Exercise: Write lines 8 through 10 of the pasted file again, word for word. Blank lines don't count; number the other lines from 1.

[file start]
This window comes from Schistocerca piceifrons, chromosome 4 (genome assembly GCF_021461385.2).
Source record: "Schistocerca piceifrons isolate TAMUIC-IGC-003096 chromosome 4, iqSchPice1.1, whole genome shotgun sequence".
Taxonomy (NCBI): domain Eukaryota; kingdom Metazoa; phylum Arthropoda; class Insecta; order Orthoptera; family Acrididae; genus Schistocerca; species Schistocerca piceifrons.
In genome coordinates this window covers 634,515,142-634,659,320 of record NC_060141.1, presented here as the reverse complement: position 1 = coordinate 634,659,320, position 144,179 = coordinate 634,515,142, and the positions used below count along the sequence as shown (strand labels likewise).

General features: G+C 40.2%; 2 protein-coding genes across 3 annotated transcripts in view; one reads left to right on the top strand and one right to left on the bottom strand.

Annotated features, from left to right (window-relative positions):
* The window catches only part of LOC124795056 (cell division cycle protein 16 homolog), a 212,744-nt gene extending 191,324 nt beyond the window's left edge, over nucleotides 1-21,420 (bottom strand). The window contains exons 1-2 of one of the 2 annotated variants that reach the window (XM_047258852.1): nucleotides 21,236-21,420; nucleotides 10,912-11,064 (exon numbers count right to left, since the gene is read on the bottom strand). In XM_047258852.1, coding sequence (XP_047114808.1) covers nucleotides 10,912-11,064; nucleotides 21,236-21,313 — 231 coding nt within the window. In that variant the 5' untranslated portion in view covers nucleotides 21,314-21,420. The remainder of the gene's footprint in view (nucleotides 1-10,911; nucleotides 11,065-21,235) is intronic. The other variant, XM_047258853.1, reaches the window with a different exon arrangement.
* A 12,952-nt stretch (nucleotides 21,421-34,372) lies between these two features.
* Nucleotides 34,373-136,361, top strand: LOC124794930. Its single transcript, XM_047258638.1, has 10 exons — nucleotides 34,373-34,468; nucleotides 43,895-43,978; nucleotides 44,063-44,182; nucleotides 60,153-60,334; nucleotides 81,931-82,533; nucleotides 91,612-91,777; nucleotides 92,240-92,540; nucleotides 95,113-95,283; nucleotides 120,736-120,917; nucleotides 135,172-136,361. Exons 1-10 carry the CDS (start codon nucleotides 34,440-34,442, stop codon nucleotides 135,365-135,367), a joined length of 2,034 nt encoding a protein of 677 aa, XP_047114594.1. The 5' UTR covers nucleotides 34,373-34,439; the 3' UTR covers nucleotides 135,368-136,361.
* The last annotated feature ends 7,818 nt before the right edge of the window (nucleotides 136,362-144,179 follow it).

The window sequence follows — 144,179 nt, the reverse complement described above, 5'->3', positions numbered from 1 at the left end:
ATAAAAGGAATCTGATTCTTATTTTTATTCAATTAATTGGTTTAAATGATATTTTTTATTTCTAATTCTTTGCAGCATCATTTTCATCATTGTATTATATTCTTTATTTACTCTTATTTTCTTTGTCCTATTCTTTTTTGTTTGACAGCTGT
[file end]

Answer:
* A 12,952-nt stretch (nucleotides 21,421-34,372) lies between these two features.
* Nucleotides 34,373-136,361, top strand: LOC124794930. Its single transcript, XM_047258638.1, has 10 exons — nucleotides 34,373-34,468; nucleotides 43,895-43,978; nucleotides 44,063-44,182; nucleotides 60,153-60,334; nucleotides 81,931-82,533; nucleotides 91,612-91,777; nucleotides 92,240-92,540; nucleotides 95,113-95,283; nucleotides 120,736-120,917; nucleotides 135,172-136,361. Exons 1-10 carry the CDS (start codon nucleotides 34,440-34,442, stop codon nucleotides 135,365-135,367), a joined length of 2,034 nt encoding a protein of 677 aa, XP_047114594.1. The 5' UTR covers nucleotides 34,373-34,439; the 3' UTR covers nucleotides 135,368-136,361.
* The last annotated feature ends 7,818 nt before the right edge of the window (nucleotides 136,362-144,179 follow it).